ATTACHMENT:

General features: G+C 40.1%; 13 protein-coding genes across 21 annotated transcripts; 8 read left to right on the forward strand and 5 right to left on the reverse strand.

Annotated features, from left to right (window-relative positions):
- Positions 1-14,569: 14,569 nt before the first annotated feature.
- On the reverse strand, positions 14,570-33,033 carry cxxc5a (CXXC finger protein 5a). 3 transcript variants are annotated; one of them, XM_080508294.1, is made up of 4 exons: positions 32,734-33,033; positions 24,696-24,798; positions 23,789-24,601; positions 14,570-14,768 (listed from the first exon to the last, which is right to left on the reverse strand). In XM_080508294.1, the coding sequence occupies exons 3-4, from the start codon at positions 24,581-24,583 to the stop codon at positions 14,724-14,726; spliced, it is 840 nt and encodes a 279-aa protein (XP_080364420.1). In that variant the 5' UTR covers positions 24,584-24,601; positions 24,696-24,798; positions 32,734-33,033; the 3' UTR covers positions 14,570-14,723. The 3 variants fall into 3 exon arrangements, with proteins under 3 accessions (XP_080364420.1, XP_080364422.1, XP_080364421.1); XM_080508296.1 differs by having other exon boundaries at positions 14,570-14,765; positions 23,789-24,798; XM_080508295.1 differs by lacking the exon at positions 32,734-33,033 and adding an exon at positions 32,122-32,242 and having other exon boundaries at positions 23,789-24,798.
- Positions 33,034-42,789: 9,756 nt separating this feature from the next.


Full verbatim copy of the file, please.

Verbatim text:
General features: G+C 40.1%; 13 protein-coding genes across 21 annotated transcripts; 8 read left to right on the forward strand and 5 right to left on the reverse strand.

Annotated features, from left to right (window-relative positions):
- Positions 1-14,569: 14,569 nt before the first annotated feature.
- On the reverse strand, positions 14,570-33,033 carry cxxc5a (CXXC finger protein 5a). 3 transcript variants are annotated; one of them, XM_080508294.1, is made up of 4 exons: positions 32,734-33,033; positions 24,696-24,798; positions 23,789-24,601; positions 14,570-14,768 (listed from the first exon to the last, which is right to left on the reverse strand). In XM_080508294.1, the coding sequence occupies exons 3-4, from the start codon at positions 24,581-24,583 to the stop codon at positions 14,724-14,726; spliced, it is 840 nt and encodes a 279-aa protein (XP_080364420.1). In that variant the 5' UTR covers positions 24,584-24,601; positions 24,696-24,798; positions 32,734-33,033; the 3' UTR covers positions 14,570-14,723. The 3 variants fall into 3 exon arrangements, with proteins under 3 accessions (XP_080364420.1, XP_080364422.1, XP_080364421.1); XM_080508296.1 differs by having other exon boundaries at positions 14,570-14,765; positions 23,789-24,798; XM_080508295.1 differs by lacking the exon at positions 32,734-33,033 and adding an exon at positions 32,122-32,242 and having other exon boundaries at positions 23,789-24,798.
- Positions 33,034-42,789: 9,756 nt separating this feature from the next.